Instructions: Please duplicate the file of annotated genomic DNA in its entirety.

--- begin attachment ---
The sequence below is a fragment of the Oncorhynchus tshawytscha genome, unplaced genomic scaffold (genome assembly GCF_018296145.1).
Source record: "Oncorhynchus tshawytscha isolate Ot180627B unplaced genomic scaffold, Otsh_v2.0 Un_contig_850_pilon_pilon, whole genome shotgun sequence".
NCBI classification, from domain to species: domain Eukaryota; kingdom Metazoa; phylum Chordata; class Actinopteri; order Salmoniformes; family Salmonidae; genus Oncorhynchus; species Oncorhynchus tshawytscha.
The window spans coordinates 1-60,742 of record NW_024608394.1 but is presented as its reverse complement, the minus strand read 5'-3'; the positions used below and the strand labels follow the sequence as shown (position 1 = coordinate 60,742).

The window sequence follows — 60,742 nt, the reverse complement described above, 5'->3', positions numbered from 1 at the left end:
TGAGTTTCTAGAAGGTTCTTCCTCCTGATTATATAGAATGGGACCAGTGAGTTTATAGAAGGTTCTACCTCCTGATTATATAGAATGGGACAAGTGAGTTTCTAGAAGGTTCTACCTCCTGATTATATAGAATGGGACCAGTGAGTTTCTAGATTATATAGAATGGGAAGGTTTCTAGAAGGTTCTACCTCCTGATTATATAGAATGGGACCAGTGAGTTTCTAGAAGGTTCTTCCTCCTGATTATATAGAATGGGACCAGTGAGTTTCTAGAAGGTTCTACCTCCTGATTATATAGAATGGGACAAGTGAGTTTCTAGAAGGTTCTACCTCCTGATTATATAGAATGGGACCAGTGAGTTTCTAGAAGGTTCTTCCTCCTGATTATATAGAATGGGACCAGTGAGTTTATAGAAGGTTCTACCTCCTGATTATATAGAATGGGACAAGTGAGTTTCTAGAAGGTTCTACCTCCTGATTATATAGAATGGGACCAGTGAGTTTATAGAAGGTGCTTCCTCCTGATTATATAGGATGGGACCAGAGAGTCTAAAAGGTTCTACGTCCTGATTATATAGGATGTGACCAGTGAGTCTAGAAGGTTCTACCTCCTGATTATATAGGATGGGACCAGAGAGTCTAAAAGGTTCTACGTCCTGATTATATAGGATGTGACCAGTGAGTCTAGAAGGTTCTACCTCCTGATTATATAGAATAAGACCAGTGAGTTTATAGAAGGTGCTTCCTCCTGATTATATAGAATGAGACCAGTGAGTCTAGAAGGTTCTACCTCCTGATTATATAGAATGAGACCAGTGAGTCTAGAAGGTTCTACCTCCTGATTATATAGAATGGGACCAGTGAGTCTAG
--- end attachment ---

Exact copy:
The sequence below is a fragment of the Oncorhynchus tshawytscha genome, unplaced genomic scaffold (genome assembly GCF_018296145.1).
Source record: "Oncorhynchus tshawytscha isolate Ot180627B unplaced genomic scaffold, Otsh_v2.0 Un_contig_850_pilon_pilon, whole genome shotgun sequence".
NCBI classification, from domain to species: domain Eukaryota; kingdom Metazoa; phylum Chordata; class Actinopteri; order Salmoniformes; family Salmonidae; genus Oncorhynchus; species Oncorhynchus tshawytscha.
The window spans coordinates 1-60,742 of record NW_024608394.1 but is presented as its reverse complement, the minus strand read 5'-3'; the positions used below and the strand labels follow the sequence as shown (position 1 = coordinate 60,742).

The window sequence follows — 60,742 nt, the reverse complement described above, 5'->3', positions numbered from 1 at the left end:
TGAGTTTCTAGAAGGTTCTTCCTCCTGATTATATAGAATGGGACCAGTGAGTTTATAGAAGGTTCTACCTCCTGATTATATAGAATGGGACAAGTGAGTTTCTAGAAGGTTCTACCTCCTGATTATATAGAATGGGACCAGTGAGTTTCTAGATTATATAGAATGGGAAGGTTTCTAGAAGGTTCTACCTCCTGATTATATAGAATGGGACCAGTGAGTTTCTAGAAGGTTCTTCCTCCTGATTATATAGAATGGGACCAGTGAGTTTCTAGAAGGTTCTACCTCCTGATTATATAGAATGGGACAAGTGAGTTTCTAGAAGGTTCTACCTCCTGATTATATAGAATGGGACCAGTGAGTTTCTAGAAGGTTCTTCCTCCTGATTATATAGAATGGGACCAGTGAGTTTATAGAAGGTTCTACCTCCTGATTATATAGAATGGGACAAGTGAGTTTCTAGAAGGTTCTACCTCCTGATTATATAGAATGGGACCAGTGAGTTTATAGAAGGTGCTTCCTCCTGATTATATAGGATGGGACCAGAGAGTCTAAAAGGTTCTACGTCCTGATTATATAGGATGTGACCAGTGAGTCTAGAAGGTTCTACCTCCTGATTATATAGGATGGGACCAGAGAGTCTAAAAGGTTCTACGTCCTGATTATATAGGATGTGACCAGTGAGTCTAGAAGGTTCTACCTCCTGATTATATAGAATAAGACCAGTGAGTTTATAGAAGGTGCTTCCTCCTGATTATATAGAATGAGACCAGTGAGTCTAGAAGGTTCTACCTCCTGATTATATAGAATGAGACCAGTGAGTCTAGAAGGTTCTACCTCCTGATTATATAGAATGGGACCAGTGAGTCTAG